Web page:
In order to avoid this, reporter publishers create pocket parts that are sent to registered customers whenever additions of the book come out.  However, this market differs from the textbook market in two ways.  First, the owner of a textbook hopefully only needs the book for one semester whereas the owner of a reporter series needs the books for a longer period of time.  Second, owning hard copies of reporters is not required, especially with new web services such as Lexis, Bloomberg, and Westlaw— compared to colleges which require books for every class.

Therefore, the student market has a large number of short term investors instead of a small number of long term investors.  This heavy market rotation allows bookstores and publishers to sell the books for increasingly higher amounts.  However, a number of state legislatures have heard the cry of the poor college students and began writing legislation that counters the cost of the required books.  In 2008, lawmakers in Arizona passed a bill that lessens the frequency of new additions to books that can be created by the publisher.  New additions destroy the opportunity for students to purchase used books and force them into buying the full price edition.  Other lawmakers passed legislation in 2015 to support open textbook pilot programs at universities so that students will have access to books that are covered in tuition costs.  Senators Dick Durbin, Al Franken, and Angus King were the main supporters of this option.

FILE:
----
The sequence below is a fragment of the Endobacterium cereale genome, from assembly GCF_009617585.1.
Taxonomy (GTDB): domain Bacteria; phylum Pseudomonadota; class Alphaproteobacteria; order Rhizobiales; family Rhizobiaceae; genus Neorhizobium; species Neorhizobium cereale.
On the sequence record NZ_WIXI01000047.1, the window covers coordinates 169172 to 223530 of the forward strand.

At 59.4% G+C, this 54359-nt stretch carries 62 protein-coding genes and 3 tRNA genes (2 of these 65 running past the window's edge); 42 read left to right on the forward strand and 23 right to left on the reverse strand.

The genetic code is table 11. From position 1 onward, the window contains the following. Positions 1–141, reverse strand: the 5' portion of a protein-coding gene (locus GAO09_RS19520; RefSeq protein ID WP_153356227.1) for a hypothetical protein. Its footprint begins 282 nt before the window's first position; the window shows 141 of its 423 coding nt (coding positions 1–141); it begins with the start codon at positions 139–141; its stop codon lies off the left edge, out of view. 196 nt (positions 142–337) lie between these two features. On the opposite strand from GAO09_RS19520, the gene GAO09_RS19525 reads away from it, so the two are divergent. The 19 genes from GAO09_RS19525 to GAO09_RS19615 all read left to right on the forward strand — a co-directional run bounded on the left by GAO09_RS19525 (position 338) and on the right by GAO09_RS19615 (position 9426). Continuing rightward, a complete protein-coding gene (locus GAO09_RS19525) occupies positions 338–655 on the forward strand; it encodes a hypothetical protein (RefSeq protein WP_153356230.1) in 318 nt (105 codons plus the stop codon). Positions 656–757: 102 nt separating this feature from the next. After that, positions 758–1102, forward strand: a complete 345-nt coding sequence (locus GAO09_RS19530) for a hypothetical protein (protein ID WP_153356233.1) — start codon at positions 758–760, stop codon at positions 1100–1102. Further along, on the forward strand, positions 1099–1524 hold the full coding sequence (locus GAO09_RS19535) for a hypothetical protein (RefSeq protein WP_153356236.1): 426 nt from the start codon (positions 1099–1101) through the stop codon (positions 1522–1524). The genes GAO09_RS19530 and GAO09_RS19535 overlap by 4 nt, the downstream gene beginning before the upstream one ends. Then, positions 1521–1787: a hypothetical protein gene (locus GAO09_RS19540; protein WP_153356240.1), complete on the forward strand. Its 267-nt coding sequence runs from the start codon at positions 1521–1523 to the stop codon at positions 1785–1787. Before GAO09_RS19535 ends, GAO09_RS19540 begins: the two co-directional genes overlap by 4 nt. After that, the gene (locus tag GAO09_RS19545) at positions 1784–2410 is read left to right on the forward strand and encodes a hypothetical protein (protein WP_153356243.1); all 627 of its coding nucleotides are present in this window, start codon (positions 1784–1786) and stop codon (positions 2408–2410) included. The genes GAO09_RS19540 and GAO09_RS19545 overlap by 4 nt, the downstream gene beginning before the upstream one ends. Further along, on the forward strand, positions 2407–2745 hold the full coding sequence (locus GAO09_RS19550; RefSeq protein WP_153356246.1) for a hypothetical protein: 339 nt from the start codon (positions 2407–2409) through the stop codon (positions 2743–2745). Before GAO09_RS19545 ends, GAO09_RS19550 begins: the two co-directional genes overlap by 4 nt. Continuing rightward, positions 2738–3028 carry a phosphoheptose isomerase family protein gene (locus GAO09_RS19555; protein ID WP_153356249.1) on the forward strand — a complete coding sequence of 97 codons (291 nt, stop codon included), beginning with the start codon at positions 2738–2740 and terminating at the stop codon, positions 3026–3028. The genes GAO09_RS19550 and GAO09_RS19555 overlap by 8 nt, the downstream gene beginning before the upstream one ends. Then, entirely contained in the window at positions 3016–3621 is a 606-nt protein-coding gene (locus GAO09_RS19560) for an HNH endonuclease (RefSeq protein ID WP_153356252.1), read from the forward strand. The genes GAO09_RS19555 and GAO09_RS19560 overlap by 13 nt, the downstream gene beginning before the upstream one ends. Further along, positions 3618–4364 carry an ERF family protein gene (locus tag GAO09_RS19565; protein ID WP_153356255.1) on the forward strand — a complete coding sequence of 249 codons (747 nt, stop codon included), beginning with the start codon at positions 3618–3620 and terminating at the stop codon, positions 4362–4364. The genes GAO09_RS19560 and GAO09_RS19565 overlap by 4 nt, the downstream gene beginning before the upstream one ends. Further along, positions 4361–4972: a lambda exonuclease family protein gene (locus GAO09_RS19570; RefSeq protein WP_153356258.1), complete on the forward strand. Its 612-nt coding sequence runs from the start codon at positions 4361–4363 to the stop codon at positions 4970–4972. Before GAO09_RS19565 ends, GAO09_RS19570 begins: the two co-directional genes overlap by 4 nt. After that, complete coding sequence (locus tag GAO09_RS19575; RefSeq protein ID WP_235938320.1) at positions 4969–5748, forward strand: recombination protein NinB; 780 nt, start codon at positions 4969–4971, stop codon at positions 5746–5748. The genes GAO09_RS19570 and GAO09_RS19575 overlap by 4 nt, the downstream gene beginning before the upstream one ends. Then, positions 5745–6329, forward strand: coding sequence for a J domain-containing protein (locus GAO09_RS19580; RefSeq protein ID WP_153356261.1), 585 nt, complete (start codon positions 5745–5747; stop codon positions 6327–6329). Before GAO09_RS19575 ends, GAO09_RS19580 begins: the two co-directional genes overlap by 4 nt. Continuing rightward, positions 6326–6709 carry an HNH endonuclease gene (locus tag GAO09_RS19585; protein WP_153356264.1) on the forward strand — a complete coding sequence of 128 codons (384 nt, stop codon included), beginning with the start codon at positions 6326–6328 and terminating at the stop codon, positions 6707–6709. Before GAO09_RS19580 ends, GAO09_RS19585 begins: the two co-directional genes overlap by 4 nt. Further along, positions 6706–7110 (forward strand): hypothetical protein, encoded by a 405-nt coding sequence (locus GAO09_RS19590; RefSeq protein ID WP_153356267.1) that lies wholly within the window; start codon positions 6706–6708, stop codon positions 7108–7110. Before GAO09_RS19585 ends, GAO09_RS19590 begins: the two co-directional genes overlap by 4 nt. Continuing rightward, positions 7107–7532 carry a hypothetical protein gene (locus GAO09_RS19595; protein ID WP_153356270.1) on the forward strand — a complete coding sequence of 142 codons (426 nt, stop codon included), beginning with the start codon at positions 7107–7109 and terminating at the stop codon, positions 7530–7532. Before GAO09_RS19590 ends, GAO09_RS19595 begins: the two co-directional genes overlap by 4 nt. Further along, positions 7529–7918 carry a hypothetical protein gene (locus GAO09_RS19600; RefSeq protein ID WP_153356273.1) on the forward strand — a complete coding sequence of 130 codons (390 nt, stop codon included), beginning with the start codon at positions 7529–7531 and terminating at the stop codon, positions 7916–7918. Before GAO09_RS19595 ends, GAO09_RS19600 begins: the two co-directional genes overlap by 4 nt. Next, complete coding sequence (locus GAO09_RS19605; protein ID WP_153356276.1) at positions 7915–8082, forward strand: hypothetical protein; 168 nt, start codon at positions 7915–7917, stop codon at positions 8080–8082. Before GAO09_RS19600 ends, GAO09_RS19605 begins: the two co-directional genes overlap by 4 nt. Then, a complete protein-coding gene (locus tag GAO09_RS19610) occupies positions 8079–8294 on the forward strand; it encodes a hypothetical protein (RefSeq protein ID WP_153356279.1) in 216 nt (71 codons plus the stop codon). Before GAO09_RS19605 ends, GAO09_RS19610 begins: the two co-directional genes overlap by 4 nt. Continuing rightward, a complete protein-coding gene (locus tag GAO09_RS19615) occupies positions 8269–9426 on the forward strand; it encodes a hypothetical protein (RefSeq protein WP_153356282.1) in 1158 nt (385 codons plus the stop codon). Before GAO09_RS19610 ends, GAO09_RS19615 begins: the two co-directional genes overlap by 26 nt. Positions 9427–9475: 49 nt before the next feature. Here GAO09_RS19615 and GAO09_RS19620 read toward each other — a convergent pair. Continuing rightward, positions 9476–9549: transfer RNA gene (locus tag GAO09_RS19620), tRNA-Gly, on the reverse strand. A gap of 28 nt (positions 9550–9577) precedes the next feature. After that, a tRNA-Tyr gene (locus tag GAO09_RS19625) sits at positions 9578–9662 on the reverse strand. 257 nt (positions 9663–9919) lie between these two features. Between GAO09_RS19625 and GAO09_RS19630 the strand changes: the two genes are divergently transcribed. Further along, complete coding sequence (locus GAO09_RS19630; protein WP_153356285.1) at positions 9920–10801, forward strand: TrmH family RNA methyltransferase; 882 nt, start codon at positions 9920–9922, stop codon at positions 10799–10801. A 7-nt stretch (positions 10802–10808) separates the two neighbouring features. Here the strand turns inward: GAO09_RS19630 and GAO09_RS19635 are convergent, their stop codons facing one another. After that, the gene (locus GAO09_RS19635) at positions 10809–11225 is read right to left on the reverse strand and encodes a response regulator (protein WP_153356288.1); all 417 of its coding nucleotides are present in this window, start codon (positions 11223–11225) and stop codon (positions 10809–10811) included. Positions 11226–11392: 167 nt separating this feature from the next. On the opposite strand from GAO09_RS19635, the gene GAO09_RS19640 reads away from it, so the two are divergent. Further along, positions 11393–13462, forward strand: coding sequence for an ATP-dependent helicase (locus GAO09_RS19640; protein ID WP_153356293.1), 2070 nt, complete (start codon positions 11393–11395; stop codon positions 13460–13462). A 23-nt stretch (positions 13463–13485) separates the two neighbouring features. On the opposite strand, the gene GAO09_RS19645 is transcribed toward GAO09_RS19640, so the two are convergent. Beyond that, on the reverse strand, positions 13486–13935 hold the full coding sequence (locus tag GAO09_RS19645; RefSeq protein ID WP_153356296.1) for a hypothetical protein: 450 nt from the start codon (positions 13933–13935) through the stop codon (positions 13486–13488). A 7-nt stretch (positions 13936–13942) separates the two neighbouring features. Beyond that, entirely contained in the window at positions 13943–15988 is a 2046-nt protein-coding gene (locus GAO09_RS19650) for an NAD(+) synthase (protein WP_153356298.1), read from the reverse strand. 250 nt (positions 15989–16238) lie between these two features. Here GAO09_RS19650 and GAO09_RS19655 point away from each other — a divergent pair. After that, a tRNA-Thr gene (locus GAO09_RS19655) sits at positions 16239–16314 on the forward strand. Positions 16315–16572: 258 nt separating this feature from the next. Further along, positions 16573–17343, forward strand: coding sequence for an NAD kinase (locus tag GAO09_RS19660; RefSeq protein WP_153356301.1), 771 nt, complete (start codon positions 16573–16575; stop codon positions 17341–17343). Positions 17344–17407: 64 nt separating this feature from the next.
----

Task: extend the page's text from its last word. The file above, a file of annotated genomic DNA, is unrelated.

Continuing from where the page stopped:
The cost of purchasing textbooks impacts how many and what classes they choose to take in a semester. 

Where college bookstores may be profiting from this trend, the main cause of the exuberant costs is the publishers.  Publishers, on average, make 77.4 cents for every dollar spent on a textbook.  This is quite the incentive for publishers to add a new edition every few years.  Law books are specifically subject to this sort of treatment because there are new cases published every year that could directly affect an entire field of law.  In response to this issue, a private group of sponsors have created a new way of providing textbooks without the high costs.  The group of sponsors has started a textbook sharing website that allows students to access the books from their computer.  Although this service has not yet expanded to legal textbooks, it is beginning to make a difference for college students across the country.

In addition to this, students and professors alike have found alternative ways of cutting the costs on college textbooks.  Some students have skillfully and discretely photocopied their classmates’ books for classes and saved hundreds.  Although this method is time consuming, it has saved some frugal individuals hundreds of dollars over their college careers.  On the other side, some professors have resorted to e-textbooks in order to save their students the cost of buying a book for class.  For those who do not take advantage of either of these options, the cost of purchasing textbooks can impact both how many and which classes a student chooses to take in a semester.